Here’s a (mostly) alphabetical list of all the bread recipes on the site. I’ve included a short description of the bread and an idea of the relative difficulty in making the bread.
- Artisan Bread
- Ukrainian Babka
- Big Rye
- Brazilian Fruit Bread
- Brioche au Fromage
- Buttermilk Bread
- Challah from G. Greenstein
- Cupid’s Coffee Cake
- English Muffins
- Farm Style White
- Four Grain Bread
- French Baguettes
- Italian Boule
- Italian Herb
- Italian Walnut Bread
- Greek Whole Wheat
- Joneses 100% Whole Wheat
- Lady Redesdale’s Bread
- Oatmeal Raisin
- Pain sur Poolish
- Pane di Como
- Pogne de Romans
- Portuguese Corn Bread
- Pugliese Bread
- Light Seeded Rye
- Sfilatino a la Galli
- Sfilatino Modified
- Soft Rolls a la 1928
- Sour Rye
- Ukrainian Maky
- Wet Bread 85%
- Whole Grain Italian
— One of the classic breads breads of Italy. Not difficult to make and produces a great, chewy, crust.
— A special French bread. Uses two different doughs, one dark, one white, to make an interesting bread. the doughs aren’t difficult, but getting the thing put together can be a bit tricky.
— The basic rustic bread, principally from Italy. Not difficult and very good.
— An excellent basic babka.
— The famous Jewish round roll. There are several good recipes around; this one works well.
— Small Scottish breakfast rolls. Easy to make and delicious.
— Jewish onion rolls. One of my favorites. Easy to make. They freeze well, too.
— A project I undertook just to see if I could do it. You can scale it back to a manageable size and have a great rye bread.
— The 100% hydration Italian preferment.
— Delicious Easter bread from Brazil.
— Cheese brioche from France. Simple and easy.
— Very nice little bread, good for toast and sandwiches.
— Simply a great recipe for a classic Jewish festive bread. If you need a festive bread, look no further.
— Another excellent festive bread, this time from Greece. Different flavor.
— Very wet artisan bread from northern Italy. A bit tricky but not difficult. Fantastic flavor and texture, especially warm.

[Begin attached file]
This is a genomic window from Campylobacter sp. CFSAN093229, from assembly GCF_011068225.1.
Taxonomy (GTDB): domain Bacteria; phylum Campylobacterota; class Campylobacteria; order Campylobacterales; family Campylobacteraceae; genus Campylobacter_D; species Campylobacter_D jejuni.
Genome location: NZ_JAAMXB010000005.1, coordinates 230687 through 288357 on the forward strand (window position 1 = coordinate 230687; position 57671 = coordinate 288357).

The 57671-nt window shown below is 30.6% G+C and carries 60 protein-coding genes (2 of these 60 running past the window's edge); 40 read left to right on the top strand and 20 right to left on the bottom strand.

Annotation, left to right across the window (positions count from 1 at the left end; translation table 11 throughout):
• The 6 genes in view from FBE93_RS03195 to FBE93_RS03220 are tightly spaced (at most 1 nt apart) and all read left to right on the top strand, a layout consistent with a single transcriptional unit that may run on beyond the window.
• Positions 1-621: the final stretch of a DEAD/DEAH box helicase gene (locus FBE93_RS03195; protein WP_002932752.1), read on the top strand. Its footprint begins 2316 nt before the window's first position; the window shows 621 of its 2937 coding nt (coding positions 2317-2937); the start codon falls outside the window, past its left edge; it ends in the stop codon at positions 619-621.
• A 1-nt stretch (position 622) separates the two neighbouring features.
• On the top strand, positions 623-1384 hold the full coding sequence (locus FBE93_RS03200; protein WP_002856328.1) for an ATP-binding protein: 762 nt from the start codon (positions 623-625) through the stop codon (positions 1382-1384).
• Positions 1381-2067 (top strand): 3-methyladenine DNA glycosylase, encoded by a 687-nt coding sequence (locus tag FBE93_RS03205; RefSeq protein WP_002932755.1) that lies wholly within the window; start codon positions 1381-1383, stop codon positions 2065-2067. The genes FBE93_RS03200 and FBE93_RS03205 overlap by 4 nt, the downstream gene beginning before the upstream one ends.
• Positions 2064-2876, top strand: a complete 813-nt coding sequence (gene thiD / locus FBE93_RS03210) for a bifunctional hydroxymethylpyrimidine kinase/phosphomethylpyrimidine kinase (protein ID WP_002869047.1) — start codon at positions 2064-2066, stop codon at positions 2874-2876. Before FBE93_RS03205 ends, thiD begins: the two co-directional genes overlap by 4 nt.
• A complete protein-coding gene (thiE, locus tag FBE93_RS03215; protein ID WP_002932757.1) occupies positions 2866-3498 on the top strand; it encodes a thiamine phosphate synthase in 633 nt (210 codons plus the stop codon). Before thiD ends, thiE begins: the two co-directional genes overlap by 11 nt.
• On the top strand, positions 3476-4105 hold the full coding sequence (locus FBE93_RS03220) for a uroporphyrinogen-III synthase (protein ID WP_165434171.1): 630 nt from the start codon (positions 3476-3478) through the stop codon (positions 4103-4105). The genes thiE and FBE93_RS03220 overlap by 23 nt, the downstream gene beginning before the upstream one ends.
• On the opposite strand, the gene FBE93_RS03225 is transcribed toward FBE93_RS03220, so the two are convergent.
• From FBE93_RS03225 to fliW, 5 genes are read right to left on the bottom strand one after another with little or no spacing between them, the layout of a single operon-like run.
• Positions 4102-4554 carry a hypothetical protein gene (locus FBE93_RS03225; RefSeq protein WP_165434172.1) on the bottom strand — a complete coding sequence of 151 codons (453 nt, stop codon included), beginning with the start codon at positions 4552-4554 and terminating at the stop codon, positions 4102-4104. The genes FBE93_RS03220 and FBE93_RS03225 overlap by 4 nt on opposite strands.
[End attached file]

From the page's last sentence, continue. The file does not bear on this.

— Interesting sweet bread or cake. Eye-popping presentation with a taste to match.
— Good recipe for the popular breakfast roll. Makes good sandwiches, too.
— Fairly large recipe, but easy to make. Makes a great sandwich and toast bread. Freezes well, so make it in several smaller pans.
— Large flat bread, best served warm.
— For your inner-hippie. Lovely bread, easy to make.
— The quintessential bread of France brought to your kitchen.
— Large round Italian loaf, good for just about anything.
— Fragrant, tasty bread.
— I’ve read that Italian bakers love walnuts. I understand why after making this bread.
— A 100% whole wheat loaf from Greece. Easy to make.
— Another 100T% whole wheat loaf. Similar to the Greek loaf.
— Tasty and fragrant holiday bread. The dough is sticky and shaping the loaf is tricky, but the result is worth it.
— Super easy whole wheat bread. A good way for beginners or children to geet started baking bread.
— The teardrop Indian bread. Makes me wish I had a tandoor oven.
— Another fairly easy bread. good taste and texture.
— This might be called “bread.” Just a really good French bread that’s not difficult to make.
— The Italian answer to the French baguette. Which is better? Who cares; they’re both good.
— A flavorful, fragrant Italian loaf, this time with rosemary and olive oil.
— Small hard rolls made with French bread dough. This is one of the many breads you’ll be tempted to eat right out of the oven.
— Middle Eastern pocket bread. Easy to make, great as a project with kids. Watch the little loaves puff in the oven. These freeze well.
— My go-to bread for special occasions. This is a brioche-type bread.
— The French preferment.
— A good bread to go with (and sop up) soups and stews.
— Several friends have settled on this as their regular bread, and I agree with them. this may be the berst rustic bread going. Makes large, very dark loaves that last a long time.
— A nice rye, medium texture and flavor.
— A very wet baguette from northern Italy. If you can succeed with this you’ll have accomplished something special and baked some great bread.
— A more manageable version of the Galli loaf above.
— Classic and delicious soft roll recipe from a 1928 baking book. These can be shaped into just about any small roll shape. These are great right out of the oven.
— Not difficult, but takes several days to make the sour. Classic Jewish rye.
— This recipe takes a lot of the mystery out of sourdough. If you can follow these instructions, you’ll make a good sourdough loaf.
— The Greek Easter bread. Similar to brioche. Easy to make.
— Another sweet bread, this time with a poppy seed filling.
— A very wet, sometimes difficult bread, not really suited to the first-time baker.
— Another whole wheat bread, this time from Italy. Very good.